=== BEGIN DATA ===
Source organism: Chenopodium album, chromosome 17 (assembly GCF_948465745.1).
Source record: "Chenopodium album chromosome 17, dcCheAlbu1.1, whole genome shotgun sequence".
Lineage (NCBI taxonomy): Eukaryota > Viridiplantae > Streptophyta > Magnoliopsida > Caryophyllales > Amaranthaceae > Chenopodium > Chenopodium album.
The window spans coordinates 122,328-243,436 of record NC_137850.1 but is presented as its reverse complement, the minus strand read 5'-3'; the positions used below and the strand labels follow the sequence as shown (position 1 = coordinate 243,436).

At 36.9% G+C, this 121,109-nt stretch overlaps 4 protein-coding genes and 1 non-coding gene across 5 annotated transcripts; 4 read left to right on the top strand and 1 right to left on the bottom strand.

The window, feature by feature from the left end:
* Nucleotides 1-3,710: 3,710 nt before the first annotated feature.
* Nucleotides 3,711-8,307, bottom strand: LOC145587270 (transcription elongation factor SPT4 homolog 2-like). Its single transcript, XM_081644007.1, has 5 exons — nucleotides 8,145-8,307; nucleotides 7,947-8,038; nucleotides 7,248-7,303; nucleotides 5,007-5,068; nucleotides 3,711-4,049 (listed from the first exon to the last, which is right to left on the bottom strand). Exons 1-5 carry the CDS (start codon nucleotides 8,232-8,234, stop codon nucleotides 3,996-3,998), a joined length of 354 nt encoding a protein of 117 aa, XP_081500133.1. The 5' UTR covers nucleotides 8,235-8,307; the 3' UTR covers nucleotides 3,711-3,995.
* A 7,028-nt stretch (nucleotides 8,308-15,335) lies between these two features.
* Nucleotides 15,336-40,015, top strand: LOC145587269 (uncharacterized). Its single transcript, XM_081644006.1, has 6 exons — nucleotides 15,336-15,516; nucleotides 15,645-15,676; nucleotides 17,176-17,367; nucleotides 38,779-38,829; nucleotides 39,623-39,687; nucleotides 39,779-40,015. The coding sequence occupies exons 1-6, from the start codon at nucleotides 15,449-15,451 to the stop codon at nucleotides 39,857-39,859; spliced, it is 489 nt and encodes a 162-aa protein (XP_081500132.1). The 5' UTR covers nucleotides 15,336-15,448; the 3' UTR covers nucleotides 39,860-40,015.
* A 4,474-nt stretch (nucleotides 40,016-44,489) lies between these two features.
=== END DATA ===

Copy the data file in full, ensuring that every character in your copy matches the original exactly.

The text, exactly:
Source organism: Chenopodium album, chromosome 17 (assembly GCF_948465745.1).
Source record: "Chenopodium album chromosome 17, dcCheAlbu1.1, whole genome shotgun sequence".
Lineage (NCBI taxonomy): Eukaryota > Viridiplantae > Streptophyta > Magnoliopsida > Caryophyllales > Amaranthaceae > Chenopodium > Chenopodium album.
The window spans coordinates 122,328-243,436 of record NC_137850.1 but is presented as its reverse complement, the minus strand read 5'-3'; the positions used below and the strand labels follow the sequence as shown (position 1 = coordinate 243,436).

At 36.9% G+C, this 121,109-nt stretch overlaps 4 protein-coding genes and 1 non-coding gene across 5 annotated transcripts; 4 read left to right on the top strand and 1 right to left on the bottom strand.

The window, feature by feature from the left end:
* Nucleotides 1-3,710: 3,710 nt before the first annotated feature.
* Nucleotides 3,711-8,307, bottom strand: LOC145587270 (transcription elongation factor SPT4 homolog 2-like). Its single transcript, XM_081644007.1, has 5 exons — nucleotides 8,145-8,307; nucleotides 7,947-8,038; nucleotides 7,248-7,303; nucleotides 5,007-5,068; nucleotides 3,711-4,049 (listed from the first exon to the last, which is right to left on the bottom strand). Exons 1-5 carry the CDS (start codon nucleotides 8,232-8,234, stop codon nucleotides 3,996-3,998), a joined length of 354 nt encoding a protein of 117 aa, XP_081500133.1. The 5' UTR covers nucleotides 8,235-8,307; the 3' UTR covers nucleotides 3,711-3,995.
* A 7,028-nt stretch (nucleotides 8,308-15,335) lies between these two features.
* Nucleotides 15,336-40,015, top strand: LOC145587269 (uncharacterized). Its single transcript, XM_081644006.1, has 6 exons — nucleotides 15,336-15,516; nucleotides 15,645-15,676; nucleotides 17,176-17,367; nucleotides 38,779-38,829; nucleotides 39,623-39,687; nucleotides 39,779-40,015. The coding sequence occupies exons 1-6, from the start codon at nucleotides 15,449-15,451 to the stop codon at nucleotides 39,857-39,859; spliced, it is 489 nt and encodes a 162-aa protein (XP_081500132.1). The 5' UTR covers nucleotides 15,336-15,448; the 3' UTR covers nucleotides 39,860-40,015.
* A 4,474-nt stretch (nucleotides 40,016-44,489) lies between these two features.